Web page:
Tom Hanks is hands-down one of my favorite actors and I think I’m in good company when I say that. The guy is so dang likable. He’s handsome, but not in a pretty-boy Hollywood sort of way. He is funny but not in a “look at me tell jokes” sort of way. He is talented but not in an “I can cry on cue” sort of way. I like him because he comes across as someone I could enjoy a beer with. He is everyman.
Like Jimmy Stewart before him, Tom Hanks has built a career playing the everyman.
Money Pit – A new husband overwhelmed by a home in disrepair
Big - A kid who wants to be an adult
The Burbs – A suburban guy with suspicious neighbors
Turner & Hooch – A man and his dog
Joe vs. The Volcano – A guy who loathes his job and seeks adventure
A League of Their Own – An exasperated baseball coach
Sleepless in Seattle – A widower looking for companionship
Forest Gump – A endearing man with below average intelligence
Saving Private Ryan – A teacher from Pennsylvania
I could go on and it would be well worth it. A trip down Tom Hanks lane and you’ll be stopping to look in every window.
But I’ve noticed in recent years Hanks has been playing more and more “real” everyman: Richard Phillips (Captain Phillips), Walt Disney (Saving Mr. Banks), James B. Donovan (Bridge of Spies), Chesley Sullenberger (Sully). That’s four films in the past three years in which he has played a biographical character.
One could argue that Walt Disney is not an everyman, but when Tom Hanks plays him, Walt becomes one. He is a guy trying to keep a promise to his daughters, who tells stories about growing up in Missouri to make a point.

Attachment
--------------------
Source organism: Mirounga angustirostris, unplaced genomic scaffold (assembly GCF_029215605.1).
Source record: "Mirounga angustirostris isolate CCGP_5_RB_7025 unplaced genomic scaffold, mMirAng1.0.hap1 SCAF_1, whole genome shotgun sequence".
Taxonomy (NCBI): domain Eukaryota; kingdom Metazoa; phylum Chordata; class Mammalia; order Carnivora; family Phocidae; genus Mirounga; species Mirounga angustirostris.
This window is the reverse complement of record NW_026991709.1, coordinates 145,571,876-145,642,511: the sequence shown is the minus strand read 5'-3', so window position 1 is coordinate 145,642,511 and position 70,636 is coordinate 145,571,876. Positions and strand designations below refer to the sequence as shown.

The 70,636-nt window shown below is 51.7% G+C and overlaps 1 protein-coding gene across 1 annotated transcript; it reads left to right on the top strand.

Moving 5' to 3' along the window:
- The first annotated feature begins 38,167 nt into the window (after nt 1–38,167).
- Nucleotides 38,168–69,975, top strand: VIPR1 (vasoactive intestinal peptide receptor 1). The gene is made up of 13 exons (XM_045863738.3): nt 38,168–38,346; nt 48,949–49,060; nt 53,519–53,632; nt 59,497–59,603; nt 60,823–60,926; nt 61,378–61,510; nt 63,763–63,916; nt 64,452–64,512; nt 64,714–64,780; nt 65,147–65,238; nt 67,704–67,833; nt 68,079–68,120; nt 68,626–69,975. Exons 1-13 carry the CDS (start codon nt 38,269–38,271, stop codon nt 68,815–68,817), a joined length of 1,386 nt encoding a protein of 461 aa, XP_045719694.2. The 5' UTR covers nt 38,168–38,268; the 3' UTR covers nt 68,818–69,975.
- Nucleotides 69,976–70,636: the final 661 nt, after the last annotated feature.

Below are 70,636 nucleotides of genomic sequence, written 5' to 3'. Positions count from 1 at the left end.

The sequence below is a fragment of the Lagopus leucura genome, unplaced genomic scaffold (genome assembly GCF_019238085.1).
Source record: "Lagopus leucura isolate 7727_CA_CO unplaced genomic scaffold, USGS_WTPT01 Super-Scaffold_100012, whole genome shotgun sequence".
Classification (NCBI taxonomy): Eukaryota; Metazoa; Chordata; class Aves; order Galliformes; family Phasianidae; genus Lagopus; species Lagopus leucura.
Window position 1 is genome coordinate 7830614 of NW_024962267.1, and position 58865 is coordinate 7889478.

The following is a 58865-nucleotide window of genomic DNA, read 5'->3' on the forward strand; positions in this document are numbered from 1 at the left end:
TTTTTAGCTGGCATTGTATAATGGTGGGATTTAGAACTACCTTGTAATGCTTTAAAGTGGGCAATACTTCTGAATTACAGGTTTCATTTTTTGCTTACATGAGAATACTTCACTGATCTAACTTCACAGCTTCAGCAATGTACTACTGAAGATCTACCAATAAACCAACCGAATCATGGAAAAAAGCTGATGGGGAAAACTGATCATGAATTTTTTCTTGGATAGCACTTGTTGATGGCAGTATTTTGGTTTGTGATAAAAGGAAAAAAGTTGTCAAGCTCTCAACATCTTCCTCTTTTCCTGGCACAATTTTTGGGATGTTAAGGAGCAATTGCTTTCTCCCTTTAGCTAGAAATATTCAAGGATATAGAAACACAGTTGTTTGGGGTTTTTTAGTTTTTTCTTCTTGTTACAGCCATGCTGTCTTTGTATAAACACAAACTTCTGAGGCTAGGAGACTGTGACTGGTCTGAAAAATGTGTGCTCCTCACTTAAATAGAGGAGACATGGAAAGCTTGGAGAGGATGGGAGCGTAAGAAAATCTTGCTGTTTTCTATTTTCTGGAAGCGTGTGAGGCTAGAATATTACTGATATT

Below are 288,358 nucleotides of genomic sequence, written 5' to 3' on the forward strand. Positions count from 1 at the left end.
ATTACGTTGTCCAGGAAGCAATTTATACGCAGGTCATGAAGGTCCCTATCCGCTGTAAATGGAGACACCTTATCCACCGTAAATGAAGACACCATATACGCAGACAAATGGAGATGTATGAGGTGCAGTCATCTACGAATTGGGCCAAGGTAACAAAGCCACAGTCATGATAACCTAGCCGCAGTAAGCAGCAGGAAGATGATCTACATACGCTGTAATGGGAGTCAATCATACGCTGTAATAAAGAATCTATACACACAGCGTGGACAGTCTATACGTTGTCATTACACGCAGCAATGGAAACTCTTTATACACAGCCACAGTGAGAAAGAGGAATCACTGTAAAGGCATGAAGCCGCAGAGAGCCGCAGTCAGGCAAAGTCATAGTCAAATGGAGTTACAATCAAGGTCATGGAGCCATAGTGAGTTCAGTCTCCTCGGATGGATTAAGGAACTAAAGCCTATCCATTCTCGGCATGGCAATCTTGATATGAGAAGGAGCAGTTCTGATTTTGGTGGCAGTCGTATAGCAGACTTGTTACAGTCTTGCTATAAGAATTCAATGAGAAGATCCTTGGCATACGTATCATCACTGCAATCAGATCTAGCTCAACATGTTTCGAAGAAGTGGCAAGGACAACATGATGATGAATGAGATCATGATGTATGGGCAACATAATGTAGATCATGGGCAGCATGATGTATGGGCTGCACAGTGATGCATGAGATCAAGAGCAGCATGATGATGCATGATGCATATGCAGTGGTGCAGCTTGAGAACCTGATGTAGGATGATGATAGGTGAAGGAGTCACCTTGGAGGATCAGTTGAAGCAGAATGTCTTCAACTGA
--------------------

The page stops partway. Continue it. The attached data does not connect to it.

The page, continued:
After seeing Sully this weekend, I pondered why an actor would choose to play so many biographical characters. Isn't it risky? Would it not limit the creative choices you have as an actor? I can only speculate. It could be as simple as Hanks wanting to make a movie with Clint Eastwood.
Or maybe it is because we lean forward when we hear a true story. When the everyman isn’t just a person, but that person. The story isn’t “What if” but “Here’s how.” We love stories about ordinary people in extraordinary circumstances. We love even more the stories of real people in extraordinary circumstances.
In each of the four biopic films Hanks played characters who, when the stakes were high, did their job to the best of their ability and because they did, they saved lives or in a way changed the world.
Isn’t that what we all want? We are all ordinary people who hope that when the moment comes we prove extraordinary. We want to be the everyman who is not everyman. We want to be like Tom Hanks.
This week I received the script evaluations from the Nicholl Screenwriting Fellowship for my submission The Resurrection of Dennis Munson. I wrote about my submission to the fellowship several weeks ago in a post call “The Best of the Noise.” Check it out if you haven’t had the chance yet.
It was really helpful to receive the readers' comments. Historically, I’d submit a work and I’d hear either a Yes - your script was judged good enough to advance - or No - Sorry, there was a lot of competition this year... Yes or No feedback isn't really helpful, so the reader evaluations are like gold.